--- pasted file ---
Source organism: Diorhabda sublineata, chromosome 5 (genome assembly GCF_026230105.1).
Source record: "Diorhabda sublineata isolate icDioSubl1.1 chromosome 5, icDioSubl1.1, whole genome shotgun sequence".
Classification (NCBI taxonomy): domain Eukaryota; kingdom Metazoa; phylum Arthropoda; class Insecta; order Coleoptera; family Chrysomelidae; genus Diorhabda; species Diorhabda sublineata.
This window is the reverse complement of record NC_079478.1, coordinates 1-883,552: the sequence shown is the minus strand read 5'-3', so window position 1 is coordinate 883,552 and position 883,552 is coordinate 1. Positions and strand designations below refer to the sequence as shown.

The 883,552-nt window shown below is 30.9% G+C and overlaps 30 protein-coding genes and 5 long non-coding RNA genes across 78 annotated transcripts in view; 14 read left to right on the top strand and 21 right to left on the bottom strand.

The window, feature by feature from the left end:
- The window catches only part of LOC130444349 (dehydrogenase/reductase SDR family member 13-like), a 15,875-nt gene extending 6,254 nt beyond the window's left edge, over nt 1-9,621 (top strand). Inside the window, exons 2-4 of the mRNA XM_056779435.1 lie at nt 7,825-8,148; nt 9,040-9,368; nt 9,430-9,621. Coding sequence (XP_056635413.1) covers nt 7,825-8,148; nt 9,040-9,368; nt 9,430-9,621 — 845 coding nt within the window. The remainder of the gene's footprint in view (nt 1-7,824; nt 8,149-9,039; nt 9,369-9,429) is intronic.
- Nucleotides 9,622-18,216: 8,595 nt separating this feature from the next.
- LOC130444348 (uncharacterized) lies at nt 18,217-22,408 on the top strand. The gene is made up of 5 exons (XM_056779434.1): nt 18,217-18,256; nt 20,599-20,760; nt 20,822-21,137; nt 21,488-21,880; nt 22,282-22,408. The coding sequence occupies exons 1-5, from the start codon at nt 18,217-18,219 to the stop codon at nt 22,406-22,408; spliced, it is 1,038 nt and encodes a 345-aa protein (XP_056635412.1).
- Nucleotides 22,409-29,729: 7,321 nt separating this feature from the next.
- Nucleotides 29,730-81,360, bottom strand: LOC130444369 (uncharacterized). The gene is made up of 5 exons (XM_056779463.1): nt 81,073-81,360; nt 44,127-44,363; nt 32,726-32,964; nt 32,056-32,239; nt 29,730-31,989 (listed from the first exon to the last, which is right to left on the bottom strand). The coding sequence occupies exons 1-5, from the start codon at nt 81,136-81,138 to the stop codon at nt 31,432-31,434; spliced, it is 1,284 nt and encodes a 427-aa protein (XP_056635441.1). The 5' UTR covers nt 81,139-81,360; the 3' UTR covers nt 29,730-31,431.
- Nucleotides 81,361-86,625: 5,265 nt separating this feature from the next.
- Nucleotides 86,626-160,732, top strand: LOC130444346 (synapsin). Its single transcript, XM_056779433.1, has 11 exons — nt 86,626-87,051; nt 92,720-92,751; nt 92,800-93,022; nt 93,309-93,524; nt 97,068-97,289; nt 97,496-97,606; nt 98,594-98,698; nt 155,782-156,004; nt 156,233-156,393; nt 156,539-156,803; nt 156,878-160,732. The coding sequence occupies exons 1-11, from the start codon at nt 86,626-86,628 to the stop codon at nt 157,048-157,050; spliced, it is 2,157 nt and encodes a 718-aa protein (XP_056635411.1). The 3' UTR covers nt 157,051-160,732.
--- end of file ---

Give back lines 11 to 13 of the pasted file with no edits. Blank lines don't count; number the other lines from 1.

- Nucleotides 29,730-81,360, bottom strand: LOC130444369 (uncharacterized). The gene is made up of 5 exons (XM_056779463.1): nt 81,073-81,360; nt 44,127-44,363; nt 32,726-32,964; nt 32,056-32,239; nt 29,730-31,989 (listed from the first exon to the last, which is right to left on the bottom strand). The coding sequence occupies exons 1-5, from the start codon at nt 81,136-81,138 to the stop codon at nt 31,432-31,434; spliced, it is 1,284 nt and encodes a 427-aa protein (XP_056635441.1). The 5' UTR covers nt 81,139-81,360; the 3' UTR covers nt 29,730-31,431.
- Nucleotides 81,361-86,625: 5,265 nt separating this feature from the next.
- Nucleotides 86,626-160,732, top strand: LOC130444346 (synapsin). Its single transcript, XM_056779433.1, has 11 exons — nt 86,626-87,051; nt 92,720-92,751; nt 92,800-93,022; nt 93,309-93,524; nt 97,068-97,289; nt 97,496-97,606; nt 98,594-98,698; nt 155,782-156,004; nt 156,233-156,393; nt 156,539-156,803; nt 156,878-160,732. The coding sequence occupies exons 1-11, from the start codon at nt 86,626-86,628 to the stop codon at nt 157,048-157,050; spliced, it is 2,157 nt and encodes a 718-aa protein (XP_056635411.1). The 3' UTR covers nt 157,051-160,732.